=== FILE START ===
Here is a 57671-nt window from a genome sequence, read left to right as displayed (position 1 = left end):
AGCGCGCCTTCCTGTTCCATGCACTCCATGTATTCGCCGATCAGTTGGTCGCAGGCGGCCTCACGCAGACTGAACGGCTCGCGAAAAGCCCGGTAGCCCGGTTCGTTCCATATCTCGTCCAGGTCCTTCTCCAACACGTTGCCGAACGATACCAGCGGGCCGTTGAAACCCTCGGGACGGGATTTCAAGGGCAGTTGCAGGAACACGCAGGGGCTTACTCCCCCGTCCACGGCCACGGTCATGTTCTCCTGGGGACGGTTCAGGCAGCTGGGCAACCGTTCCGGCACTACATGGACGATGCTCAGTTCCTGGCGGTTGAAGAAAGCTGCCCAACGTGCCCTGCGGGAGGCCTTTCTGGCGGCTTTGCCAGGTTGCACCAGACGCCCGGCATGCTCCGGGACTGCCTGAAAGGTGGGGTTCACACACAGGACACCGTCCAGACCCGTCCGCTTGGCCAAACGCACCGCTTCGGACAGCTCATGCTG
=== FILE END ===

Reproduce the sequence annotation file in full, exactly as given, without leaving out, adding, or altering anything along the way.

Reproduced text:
Here is a 57671-nt window from a genome sequence, read left to right as displayed (position 1 = left end):
AGCGCGCCTTCCTGTTCCATGCACTCCATGTATTCGCCGATCAGTTGGTCGCAGGCGGCCTCACGCAGACTGAACGGCTCGCGAAAAGCCCGGTAGCCCGGTTCGTTCCATATCTCGTCCAGGTCCTTCTCCAACACGTTGCCGAACGATACCAGCGGGCCGTTGAAACCCTCGGGACGGGATTTCAAGGGCAGTTGCAGGAACACGCAGGGGCTTACTCCCCCGTCCACGGCCACGGTCATGTTCTCCTGGGGACGGTTCAGGCAGCTGGGCAACCGTTCCGGCACTACATGGACGATGCTCAGTTCCTGGCGGTTGAAGAAAGCTGCCCAACGTGCCCTGCGGGAGGCCTTTCTGGCGGCTTTGCCAGGTTGCACCAGACGCCCGGCATGCTCCGGGACTGCCTGAAAGGTGGGGTTCACACACAGGACACCGTCCAGACCCGTCCGCTTGGCCAAACGCACCGCTTCGGACAGCTCATGCTG